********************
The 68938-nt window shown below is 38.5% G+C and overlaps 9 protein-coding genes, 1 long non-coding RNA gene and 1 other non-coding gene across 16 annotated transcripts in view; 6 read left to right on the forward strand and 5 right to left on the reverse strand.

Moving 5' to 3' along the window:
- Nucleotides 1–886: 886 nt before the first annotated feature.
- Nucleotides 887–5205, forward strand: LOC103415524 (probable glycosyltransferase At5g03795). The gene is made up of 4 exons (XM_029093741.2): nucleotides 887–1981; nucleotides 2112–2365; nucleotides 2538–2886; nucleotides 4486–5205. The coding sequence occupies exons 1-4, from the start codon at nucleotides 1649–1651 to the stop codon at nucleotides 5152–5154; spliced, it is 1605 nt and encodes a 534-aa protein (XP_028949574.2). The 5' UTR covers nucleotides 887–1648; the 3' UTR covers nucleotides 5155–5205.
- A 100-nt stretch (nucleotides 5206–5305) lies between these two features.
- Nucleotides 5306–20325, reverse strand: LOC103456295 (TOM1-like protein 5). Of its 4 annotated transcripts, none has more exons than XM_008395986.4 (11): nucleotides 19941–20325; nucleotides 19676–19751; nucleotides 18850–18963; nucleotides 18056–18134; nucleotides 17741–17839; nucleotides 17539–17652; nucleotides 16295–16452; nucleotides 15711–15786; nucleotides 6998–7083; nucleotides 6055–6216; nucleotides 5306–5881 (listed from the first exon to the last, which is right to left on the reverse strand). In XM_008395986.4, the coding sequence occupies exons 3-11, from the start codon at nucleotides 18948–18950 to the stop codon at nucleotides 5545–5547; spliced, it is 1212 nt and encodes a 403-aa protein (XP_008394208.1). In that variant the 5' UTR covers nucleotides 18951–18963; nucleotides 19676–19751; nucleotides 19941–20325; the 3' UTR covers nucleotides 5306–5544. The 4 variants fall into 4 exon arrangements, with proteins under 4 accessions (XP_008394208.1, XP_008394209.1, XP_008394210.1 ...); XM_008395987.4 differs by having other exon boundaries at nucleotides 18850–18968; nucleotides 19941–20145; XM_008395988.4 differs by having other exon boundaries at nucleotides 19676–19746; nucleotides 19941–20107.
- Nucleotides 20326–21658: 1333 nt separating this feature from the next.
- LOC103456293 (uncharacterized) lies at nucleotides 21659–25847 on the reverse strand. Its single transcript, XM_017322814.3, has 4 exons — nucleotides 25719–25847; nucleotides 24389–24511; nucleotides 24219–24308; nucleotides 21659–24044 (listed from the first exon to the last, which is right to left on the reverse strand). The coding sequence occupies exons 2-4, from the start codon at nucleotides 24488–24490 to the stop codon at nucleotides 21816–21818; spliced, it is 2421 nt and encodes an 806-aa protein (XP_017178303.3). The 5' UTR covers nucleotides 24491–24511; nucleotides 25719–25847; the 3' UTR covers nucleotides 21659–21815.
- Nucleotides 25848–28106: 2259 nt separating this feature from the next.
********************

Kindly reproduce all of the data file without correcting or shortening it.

The 68938-nt window shown below is 38.5% G+C and overlaps 9 protein-coding genes, 1 long non-coding RNA gene and 1 other non-coding gene across 16 annotated transcripts in view; 6 read left to right on the forward strand and 5 right to left on the reverse strand.

Moving 5' to 3' along the window:
- Nucleotides 1–886: 886 nt before the first annotated feature.
- Nucleotides 887–5205, forward strand: LOC103415524 (probable glycosyltransferase At5g03795). The gene is made up of 4 exons (XM_029093741.2): nucleotides 887–1981; nucleotides 2112–2365; nucleotides 2538–2886; nucleotides 4486–5205. The coding sequence occupies exons 1-4, from the start codon at nucleotides 1649–1651 to the stop codon at nucleotides 5152–5154; spliced, it is 1605 nt and encodes a 534-aa protein (XP_028949574.2). The 5' UTR covers nucleotides 887–1648; the 3' UTR covers nucleotides 5155–5205.
- A 100-nt stretch (nucleotides 5206–5305) lies between these two features.
- Nucleotides 5306–20325, reverse strand: LOC103456295 (TOM1-like protein 5). Of its 4 annotated transcripts, none has more exons than XM_008395986.4 (11): nucleotides 19941–20325; nucleotides 19676–19751; nucleotides 18850–18963; nucleotides 18056–18134; nucleotides 17741–17839; nucleotides 17539–17652; nucleotides 16295–16452; nucleotides 15711–15786; nucleotides 6998–7083; nucleotides 6055–6216; nucleotides 5306–5881 (listed from the first exon to the last, which is right to left on the reverse strand). In XM_008395986.4, the coding sequence occupies exons 3-11, from the start codon at nucleotides 18948–18950 to the stop codon at nucleotides 5545–5547; spliced, it is 1212 nt and encodes a 403-aa protein (XP_008394208.1). In that variant the 5' UTR covers nucleotides 18951–18963; nucleotides 19676–19751; nucleotides 19941–20325; the 3' UTR covers nucleotides 5306–5544. The 4 variants fall into 4 exon arrangements, with proteins under 4 accessions (XP_008394208.1, XP_008394209.1, XP_008394210.1 ...); XM_008395987.4 differs by having other exon boundaries at nucleotides 18850–18968; nucleotides 19941–20145; XM_008395988.4 differs by having other exon boundaries at nucleotides 19676–19746; nucleotides 19941–20107.
- Nucleotides 20326–21658: 1333 nt separating this feature from the next.
- LOC103456293 (uncharacterized) lies at nucleotides 21659–25847 on the reverse strand. Its single transcript, XM_017322814.3, has 4 exons — nucleotides 25719–25847; nucleotides 24389–24511; nucleotides 24219–24308; nucleotides 21659–24044 (listed from the first exon to the last, which is right to left on the reverse strand). The coding sequence occupies exons 2-4, from the start codon at nucleotides 24488–24490 to the stop codon at nucleotides 21816–21818; spliced, it is 2421 nt and encodes an 806-aa protein (XP_017178303.3). The 5' UTR covers nucleotides 24491–24511; nucleotides 25719–25847; the 3' UTR covers nucleotides 21659–21815.
- Nucleotides 25848–28106: 2259 nt separating this feature from the next.